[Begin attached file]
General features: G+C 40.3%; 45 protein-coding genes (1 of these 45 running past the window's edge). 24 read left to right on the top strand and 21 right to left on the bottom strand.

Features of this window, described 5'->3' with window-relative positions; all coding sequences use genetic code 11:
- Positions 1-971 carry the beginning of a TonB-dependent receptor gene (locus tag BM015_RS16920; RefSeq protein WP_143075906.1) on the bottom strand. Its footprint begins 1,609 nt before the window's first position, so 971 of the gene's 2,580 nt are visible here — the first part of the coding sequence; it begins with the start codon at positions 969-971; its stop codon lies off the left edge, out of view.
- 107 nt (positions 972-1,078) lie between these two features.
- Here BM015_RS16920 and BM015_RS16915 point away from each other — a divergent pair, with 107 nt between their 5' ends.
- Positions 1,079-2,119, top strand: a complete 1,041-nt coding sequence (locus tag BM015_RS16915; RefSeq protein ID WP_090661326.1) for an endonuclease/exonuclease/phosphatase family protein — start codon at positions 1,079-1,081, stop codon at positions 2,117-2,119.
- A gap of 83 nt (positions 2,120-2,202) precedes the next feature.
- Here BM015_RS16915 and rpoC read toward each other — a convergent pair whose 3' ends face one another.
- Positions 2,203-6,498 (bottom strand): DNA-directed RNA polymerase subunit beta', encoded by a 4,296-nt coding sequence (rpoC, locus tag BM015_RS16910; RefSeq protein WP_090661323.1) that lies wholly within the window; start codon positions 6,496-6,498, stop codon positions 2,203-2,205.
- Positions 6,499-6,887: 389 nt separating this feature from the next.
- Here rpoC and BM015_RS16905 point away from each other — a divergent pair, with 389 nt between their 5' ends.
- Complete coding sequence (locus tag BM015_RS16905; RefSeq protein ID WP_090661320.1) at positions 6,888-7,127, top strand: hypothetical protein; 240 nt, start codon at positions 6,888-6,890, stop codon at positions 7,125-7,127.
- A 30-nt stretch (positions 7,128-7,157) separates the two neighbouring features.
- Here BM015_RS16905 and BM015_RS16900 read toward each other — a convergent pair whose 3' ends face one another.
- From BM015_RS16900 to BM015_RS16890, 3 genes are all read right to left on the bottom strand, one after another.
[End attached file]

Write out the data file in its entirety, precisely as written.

General features: G+C 40.3%; 45 protein-coding genes (1 of these 45 running past the window's edge). 24 read left to right on the top strand and 21 right to left on the bottom strand.

Features of this window, described 5'->3' with window-relative positions; all coding sequences use genetic code 11:
- Positions 1-971 carry the beginning of a TonB-dependent receptor gene (locus tag BM015_RS16920; RefSeq protein WP_143075906.1) on the bottom strand. Its footprint begins 1,609 nt before the window's first position, so 971 of the gene's 2,580 nt are visible here — the first part of the coding sequence; it begins with the start codon at positions 969-971; its stop codon lies off the left edge, out of view.
- 107 nt (positions 972-1,078) lie between these two features.
- Here BM015_RS16920 and BM015_RS16915 point away from each other — a divergent pair, with 107 nt between their 5' ends.
- Positions 1,079-2,119, top strand: a complete 1,041-nt coding sequence (locus tag BM015_RS16915; RefSeq protein ID WP_090661326.1) for an endonuclease/exonuclease/phosphatase family protein — start codon at positions 1,079-1,081, stop codon at positions 2,117-2,119.
- A gap of 83 nt (positions 2,120-2,202) precedes the next feature.
- Here BM015_RS16915 and rpoC read toward each other — a convergent pair whose 3' ends face one another.
- Positions 2,203-6,498 (bottom strand): DNA-directed RNA polymerase subunit beta', encoded by a 4,296-nt coding sequence (rpoC, locus tag BM015_RS16910; RefSeq protein WP_090661323.1) that lies wholly within the window; start codon positions 6,496-6,498, stop codon positions 2,203-2,205.
- Positions 6,499-6,887: 389 nt separating this feature from the next.
- Here rpoC and BM015_RS16905 point away from each other — a divergent pair, with 389 nt between their 5' ends.
- Complete coding sequence (locus tag BM015_RS16905; RefSeq protein ID WP_090661320.1) at positions 6,888-7,127, top strand: hypothetical protein; 240 nt, start codon at positions 6,888-6,890, stop codon at positions 7,125-7,127.
- A 30-nt stretch (positions 7,128-7,157) separates the two neighbouring features.
- Here BM015_RS16905 and BM015_RS16900 read toward each other — a convergent pair whose 3' ends face one another.
- From BM015_RS16900 to BM015_RS16890, 3 genes are all read right to left on the bottom strand, one after another.